How to Paint a Beadboard Ceiling How to Paint a Beadboard Ceiling

What You'll Need
Measuring tape
Beadboard
120 grit sandpaper
Vacuum
Sash brush
Primer
Acrylic latex paint

A beadboard ceiling can cover popcorn ceilings without the hassle of scraping the stuff off. It will also give your home old world charm, especially in a space like a kitchen or laundry room. It can be stained or painted, and anyone can install it.

If you’d like to paint your beadboard ceiling, you can do it easily before installing, or even after it’s already put up. Painting beadboard means that you can purchase low grade wood, install it quickly and cover it up with paint later. It will still have an appealing look.

Step 1 - Measure

Measure the entire surface of the ceiling to determine how many boards you will need. Most likely, the boards are 3.5-inches wide, 8-feet long and .31-inches thick.

Step 2 - Sand

Sand your beadboard before you put your finish on it. Use 120-grit sandpaper. You’ll remove any splinters and ready it for painting by making it smooth. To get into the grooves, fold the sandpaper. When you are done, use a vacuum to clean any sanding dust.

Step 3 - Prime

Prime the beadboard. Use a sash brush because the bristles are angled. If you are working with milled strips of wood, use an oil-based primer thinned just a little with mineral spirits and be sure to prime all sides, backs, faces and edges of the beadboard to protect it. For other wood materials, use oil-based primer as well. Allow it to dry for 12 to 36 hours before priming it a second time. Give it at least 48 hours, but no more than 2 weeks to dry before moving on.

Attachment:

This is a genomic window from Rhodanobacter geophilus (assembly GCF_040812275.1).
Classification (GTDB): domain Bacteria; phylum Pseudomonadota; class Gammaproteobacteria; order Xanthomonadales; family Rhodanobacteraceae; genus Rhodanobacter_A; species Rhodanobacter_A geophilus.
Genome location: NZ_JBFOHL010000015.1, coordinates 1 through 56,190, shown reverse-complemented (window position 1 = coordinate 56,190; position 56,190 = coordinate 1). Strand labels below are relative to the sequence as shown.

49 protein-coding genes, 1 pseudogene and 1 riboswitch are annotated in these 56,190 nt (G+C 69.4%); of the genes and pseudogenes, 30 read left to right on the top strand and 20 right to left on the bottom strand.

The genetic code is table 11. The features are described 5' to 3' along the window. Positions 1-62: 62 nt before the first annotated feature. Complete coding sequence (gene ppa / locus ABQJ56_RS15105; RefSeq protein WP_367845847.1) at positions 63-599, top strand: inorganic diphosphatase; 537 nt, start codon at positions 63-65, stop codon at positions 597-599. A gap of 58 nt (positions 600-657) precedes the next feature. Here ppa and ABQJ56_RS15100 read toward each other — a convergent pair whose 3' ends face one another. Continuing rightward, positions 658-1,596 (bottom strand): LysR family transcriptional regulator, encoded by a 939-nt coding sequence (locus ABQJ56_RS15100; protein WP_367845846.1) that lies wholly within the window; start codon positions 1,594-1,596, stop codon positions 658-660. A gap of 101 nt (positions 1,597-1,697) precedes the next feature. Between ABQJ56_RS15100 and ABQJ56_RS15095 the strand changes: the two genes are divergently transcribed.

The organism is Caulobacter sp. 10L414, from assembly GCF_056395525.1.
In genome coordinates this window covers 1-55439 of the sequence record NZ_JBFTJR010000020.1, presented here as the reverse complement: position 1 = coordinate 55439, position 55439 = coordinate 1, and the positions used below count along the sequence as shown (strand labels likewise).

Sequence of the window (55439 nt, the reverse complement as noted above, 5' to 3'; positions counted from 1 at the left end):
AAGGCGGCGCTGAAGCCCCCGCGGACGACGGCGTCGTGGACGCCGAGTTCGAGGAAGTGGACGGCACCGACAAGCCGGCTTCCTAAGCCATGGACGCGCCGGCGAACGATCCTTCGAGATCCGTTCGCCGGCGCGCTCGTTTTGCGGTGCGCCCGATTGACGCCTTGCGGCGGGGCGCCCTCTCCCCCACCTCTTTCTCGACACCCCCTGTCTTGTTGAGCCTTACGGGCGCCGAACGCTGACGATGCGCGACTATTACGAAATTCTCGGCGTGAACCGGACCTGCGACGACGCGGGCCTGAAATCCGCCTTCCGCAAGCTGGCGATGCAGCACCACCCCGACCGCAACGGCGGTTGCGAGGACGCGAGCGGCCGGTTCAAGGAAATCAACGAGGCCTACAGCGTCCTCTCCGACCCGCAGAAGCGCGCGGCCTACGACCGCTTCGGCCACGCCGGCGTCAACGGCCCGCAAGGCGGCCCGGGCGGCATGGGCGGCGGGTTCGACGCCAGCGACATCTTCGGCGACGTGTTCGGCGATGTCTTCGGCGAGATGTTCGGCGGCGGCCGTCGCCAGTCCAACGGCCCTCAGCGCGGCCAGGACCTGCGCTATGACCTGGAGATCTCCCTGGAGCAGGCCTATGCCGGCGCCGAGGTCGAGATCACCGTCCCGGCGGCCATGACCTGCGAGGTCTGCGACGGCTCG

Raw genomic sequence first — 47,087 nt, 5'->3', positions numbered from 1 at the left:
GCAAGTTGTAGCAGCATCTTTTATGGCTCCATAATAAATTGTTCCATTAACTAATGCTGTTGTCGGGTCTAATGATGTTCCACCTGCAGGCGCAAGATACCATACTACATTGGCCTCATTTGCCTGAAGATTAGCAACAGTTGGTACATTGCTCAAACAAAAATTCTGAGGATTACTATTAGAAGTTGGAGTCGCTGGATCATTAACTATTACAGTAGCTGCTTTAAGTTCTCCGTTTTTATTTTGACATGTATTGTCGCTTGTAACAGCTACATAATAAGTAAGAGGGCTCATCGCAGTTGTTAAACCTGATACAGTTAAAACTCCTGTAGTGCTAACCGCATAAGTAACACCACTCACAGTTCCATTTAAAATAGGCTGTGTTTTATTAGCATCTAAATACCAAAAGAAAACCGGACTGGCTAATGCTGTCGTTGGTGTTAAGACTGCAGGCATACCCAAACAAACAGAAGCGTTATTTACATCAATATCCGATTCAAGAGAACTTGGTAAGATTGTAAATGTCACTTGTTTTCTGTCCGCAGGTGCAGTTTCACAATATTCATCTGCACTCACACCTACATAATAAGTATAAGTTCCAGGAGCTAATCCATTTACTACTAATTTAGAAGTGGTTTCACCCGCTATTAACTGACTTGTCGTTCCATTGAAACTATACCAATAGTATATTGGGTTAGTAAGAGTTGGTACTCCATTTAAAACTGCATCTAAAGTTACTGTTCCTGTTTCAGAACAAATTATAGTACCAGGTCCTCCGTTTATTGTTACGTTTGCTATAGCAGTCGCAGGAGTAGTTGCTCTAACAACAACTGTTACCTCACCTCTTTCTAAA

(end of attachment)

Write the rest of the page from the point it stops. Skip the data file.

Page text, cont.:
Step 4 - Paint

Use good acrylic latex paint in the color you have chosen at your local paint store, paint the boards. If you are using milled strips of wood, be sure to paint the tongues. That way, if they shrink in winter, no off-color will show through on your beadboard ceiling.

Step 5 - Sand

Don’t forget to sand with your 120-grit between coats. Paint, primer (especially latex) and polyurethane raise the grain of wood. Sanding between coats will smooth it down and create both a smooth surface and a better finish.

Step 6 - Brush Strokes on Hardwood Beadboard

Brush along joints, but not across them. Any bridges of paint on the joints will crack as the wood shifts.

Step 7 - Second Coat

If your beadboard is a dark material, a second coat will very likely be necessary. If you skip the second coat, you might find you don’t end up with the color you were hoping for.

Step 8 - Install Beadboard

Beadboard sheets have a smooth side that is attached to the ceiling and a beaded side that is visible when installed. The boards are installed vertically to the ceiling joists with 4D finishing nails. After the boards are installed and crown molding is in place, nail holes are patched up for a nice finish.

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